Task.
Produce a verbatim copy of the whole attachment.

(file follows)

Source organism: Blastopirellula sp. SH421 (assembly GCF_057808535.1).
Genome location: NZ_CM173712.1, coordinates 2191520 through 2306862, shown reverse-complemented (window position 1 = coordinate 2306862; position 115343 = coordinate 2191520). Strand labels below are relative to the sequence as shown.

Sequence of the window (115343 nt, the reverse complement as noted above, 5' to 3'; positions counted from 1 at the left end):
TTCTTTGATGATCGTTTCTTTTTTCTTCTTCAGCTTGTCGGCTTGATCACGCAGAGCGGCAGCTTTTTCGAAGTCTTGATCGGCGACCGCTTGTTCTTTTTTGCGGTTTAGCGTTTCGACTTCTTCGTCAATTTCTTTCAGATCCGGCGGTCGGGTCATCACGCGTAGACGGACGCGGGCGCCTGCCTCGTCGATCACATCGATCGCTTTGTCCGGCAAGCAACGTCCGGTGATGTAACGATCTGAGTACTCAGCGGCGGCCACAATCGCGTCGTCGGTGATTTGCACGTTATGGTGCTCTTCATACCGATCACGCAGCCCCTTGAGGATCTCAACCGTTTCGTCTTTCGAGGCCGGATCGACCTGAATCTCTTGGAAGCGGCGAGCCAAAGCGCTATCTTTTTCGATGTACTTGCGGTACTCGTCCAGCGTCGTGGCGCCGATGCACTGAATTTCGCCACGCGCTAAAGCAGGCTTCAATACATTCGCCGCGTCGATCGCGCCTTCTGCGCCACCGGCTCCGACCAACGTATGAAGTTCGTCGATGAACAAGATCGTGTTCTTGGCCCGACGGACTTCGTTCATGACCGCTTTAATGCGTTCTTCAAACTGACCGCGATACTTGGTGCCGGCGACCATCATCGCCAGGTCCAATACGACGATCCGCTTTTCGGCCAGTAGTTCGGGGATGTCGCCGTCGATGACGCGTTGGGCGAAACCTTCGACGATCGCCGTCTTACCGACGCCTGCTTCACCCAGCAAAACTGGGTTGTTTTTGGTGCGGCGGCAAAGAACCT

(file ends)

Source organism: Blastopirellula sp. SH421 (assembly GCF_057808535.1).
Genome location: NZ_CM173712.1, coordinates 2191520 through 2306862, shown reverse-complemented (window position 1 = coordinate 2306862; position 115343 = coordinate 2191520). Strand labels below are relative to the sequence as shown.

Sequence of the window (115343 nt, the reverse complement as noted above, 5' to 3'; positions counted from 1 at the left end):
TTCTTTGATGATCGTTTCTTTTTTCTTCTTCAGCTTGTCGGCTTGATCACGCAGAGCGGCAGCTTTTTCGAAGTCTTGATCGGCGACCGCTTGTTCTTTTTTGCGGTTTAGCGTTTCGACTTCTTCGTCAATTTCTTTCAGATCCGGCGGTCGGGTCATCACGCGTAGACGGACGCGGGCGCCTGCCTCGTCGATCACATCGATCGCTTTGTCCGGCAAGCAACGTCCGGTGATGTAACGATCTGAGTACTCAGCGGCGGCCACAATCGCGTCGTCGGTGATTTGCACGTTATGGTGCTCTTCATACCGATCACGCAGCCCCTTGAGGATCTCAACCGTTTCGTCTTTCGAGGCCGGATCGACCTGAATCTCTTGGAAGCGGCGAGCCAAAGCGCTATCTTTTTCGATGTACTTGCGGTACTCGTCCAGCGTCGTGGCGCCGATGCACTGAATTTCGCCACGCGCTAAAGCAGGCTTCAATACATTCGCCGCGTCGATCGCGCCTTCTGCGCCACCGGCTCCGACCAACGTATGAAGTTCGTCGATGAACAAGATCGTGTTCTTGGCCCGACGGACTTCGTTCATGACCGCTTTAATGCGTTCTTCAAACTGACCGCGATACTTGGTGCCGGCGACCATCATCGCCAGGTCCAATACGACGATCCGCTTTTCGGCCAGTAGTTCGGGGATGTCGCCGTCGATGACGCGTTGGGCGAAACCTTCGACGATCGCCGTCTTACCGACGCCTGCTTCACCCAGCAAAACTGGGTTGTTTTTGGTGCGGCGGCAAAGAACCT